double rounding in xtime_diff()?

Paul Eggert eggert at
Mon Oct 12 06:21:55 UTC 1998

   Date: Sun, 11 Oct 1998 12:22:03 +0100
   From: Markus Kuhn <Markus.Kuhn at>

     (double) ((t1.sec - t2.sec) + (t1.nsec - t2.nsec) / 1.0e9)

   where t?.sec is at least 64-bit int and t?.nsec is at least 32-bit int.

   Can you really construct input values that will lead to your claimed
   double rounding error

Sure.  Let's use the Sparc IEEE implementation, which
straightforwardly maps `double' to IEEE 64-bit double, and let's
assume round-to-even, which is the IEEE default.  Then here are
example input values:

t1.sec = 9007199254740993 (i.e. 2**53 + 1)
t1.nsec = 1000000000 (i.e. 10**9)
t2.sec = t2.nsec = 0

The exact answer is 9007199254740994 (i.e. 2**53 + 2), a number that
is exactly representable as an IEEE double.  But the expression above
yields 9007199254740992 (i.e. 2**53) -- it is off by 2.

   There is a straight forward way to represent the difference as a 96-bit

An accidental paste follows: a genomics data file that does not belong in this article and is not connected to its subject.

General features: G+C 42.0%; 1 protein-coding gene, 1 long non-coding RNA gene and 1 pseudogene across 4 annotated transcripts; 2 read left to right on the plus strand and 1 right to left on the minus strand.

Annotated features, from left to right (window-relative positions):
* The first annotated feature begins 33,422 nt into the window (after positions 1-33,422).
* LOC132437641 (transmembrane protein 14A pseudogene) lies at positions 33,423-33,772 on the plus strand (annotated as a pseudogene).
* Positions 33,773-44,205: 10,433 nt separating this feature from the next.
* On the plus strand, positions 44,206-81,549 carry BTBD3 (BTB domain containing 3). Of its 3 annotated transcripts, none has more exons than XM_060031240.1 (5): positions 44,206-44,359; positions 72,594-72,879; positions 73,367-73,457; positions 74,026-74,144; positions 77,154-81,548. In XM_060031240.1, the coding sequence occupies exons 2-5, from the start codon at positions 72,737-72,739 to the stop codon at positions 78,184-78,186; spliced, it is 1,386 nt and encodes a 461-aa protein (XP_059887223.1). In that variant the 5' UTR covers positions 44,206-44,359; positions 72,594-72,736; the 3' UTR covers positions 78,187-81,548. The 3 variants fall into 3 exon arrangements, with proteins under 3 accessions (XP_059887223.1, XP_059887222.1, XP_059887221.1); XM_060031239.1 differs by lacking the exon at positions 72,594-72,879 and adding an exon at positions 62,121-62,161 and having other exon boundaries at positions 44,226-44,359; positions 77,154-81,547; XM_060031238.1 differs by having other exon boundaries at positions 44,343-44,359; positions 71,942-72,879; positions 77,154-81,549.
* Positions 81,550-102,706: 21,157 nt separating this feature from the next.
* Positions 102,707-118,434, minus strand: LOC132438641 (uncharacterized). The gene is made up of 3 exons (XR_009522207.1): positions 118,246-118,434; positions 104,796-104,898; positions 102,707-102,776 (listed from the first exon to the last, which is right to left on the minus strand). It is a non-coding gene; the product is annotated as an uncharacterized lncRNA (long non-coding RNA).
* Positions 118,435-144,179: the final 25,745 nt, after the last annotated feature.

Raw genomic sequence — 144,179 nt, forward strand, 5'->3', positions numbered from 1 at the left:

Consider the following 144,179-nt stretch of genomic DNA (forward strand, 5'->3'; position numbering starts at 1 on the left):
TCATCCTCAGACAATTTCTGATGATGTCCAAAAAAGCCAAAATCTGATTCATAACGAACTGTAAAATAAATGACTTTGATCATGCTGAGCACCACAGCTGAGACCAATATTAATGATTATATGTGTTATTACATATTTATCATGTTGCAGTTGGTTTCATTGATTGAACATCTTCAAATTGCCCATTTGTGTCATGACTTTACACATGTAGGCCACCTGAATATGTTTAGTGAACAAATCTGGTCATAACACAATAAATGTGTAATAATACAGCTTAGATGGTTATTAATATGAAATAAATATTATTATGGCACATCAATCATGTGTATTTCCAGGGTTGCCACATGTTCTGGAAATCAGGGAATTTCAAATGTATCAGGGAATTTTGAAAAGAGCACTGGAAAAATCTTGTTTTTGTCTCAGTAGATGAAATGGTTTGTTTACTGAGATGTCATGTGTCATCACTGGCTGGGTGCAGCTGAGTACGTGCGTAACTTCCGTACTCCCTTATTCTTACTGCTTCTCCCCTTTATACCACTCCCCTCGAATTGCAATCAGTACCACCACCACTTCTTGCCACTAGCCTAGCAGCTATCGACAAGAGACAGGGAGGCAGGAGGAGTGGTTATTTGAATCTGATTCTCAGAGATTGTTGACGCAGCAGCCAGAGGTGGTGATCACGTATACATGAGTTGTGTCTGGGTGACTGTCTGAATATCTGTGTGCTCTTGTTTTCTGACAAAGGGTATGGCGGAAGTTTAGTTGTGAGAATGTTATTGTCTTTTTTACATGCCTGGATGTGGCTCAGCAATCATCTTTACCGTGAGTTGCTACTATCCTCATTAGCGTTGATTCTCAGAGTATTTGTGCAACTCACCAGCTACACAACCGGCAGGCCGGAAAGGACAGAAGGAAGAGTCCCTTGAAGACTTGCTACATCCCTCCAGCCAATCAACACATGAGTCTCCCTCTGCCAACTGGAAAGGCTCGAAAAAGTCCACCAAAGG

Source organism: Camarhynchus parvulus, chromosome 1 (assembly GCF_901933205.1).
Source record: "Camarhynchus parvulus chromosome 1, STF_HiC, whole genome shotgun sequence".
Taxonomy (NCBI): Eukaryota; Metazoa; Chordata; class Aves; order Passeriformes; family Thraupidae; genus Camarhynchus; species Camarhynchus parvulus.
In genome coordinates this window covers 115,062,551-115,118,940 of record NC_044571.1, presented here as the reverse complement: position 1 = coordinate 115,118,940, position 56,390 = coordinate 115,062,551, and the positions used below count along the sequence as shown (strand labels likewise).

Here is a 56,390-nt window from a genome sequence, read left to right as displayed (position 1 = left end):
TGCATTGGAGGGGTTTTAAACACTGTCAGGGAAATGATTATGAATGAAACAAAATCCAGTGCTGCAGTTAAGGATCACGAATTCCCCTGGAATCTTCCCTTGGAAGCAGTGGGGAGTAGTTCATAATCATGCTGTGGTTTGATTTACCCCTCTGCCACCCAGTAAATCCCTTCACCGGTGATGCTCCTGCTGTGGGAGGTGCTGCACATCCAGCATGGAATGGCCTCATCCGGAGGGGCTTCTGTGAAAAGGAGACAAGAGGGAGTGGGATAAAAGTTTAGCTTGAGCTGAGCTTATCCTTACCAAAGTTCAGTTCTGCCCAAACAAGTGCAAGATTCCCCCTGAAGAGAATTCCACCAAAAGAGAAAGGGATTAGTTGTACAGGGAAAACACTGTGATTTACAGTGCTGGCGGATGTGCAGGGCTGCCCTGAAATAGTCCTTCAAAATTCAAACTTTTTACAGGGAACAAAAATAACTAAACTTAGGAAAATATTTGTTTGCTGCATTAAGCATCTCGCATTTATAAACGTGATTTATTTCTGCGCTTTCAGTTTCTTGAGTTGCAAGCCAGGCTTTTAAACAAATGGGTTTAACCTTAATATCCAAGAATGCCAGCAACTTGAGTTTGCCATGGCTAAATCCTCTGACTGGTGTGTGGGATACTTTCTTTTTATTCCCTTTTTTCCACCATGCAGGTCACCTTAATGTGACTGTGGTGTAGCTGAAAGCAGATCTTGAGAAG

struct xtime value. The code should be completely obvious,

The code _should_ be obvious, but it's very likely that people will
get it wrong in practice.  The bugs in your example code are minor in
comparison to some of the stinkers I've seen in real life.  Let's use
a less error-prone approach.

   I consider it unacceptable that timestamps become less precise the
   farer we get away from the epoch, I assume that most applications
   are perfectly happy with floating point values used in their own

Sorry, I don't follow you here.  If it's unacceptable for timestamps
to become less precise, why is it acceptable for time differences to
become less precise?  After all, a timestamp is merely a time
difference from an epoch.  And people use time differences to compute
timestamps all the time, so errors in time differences will cause
errors in timestamps.

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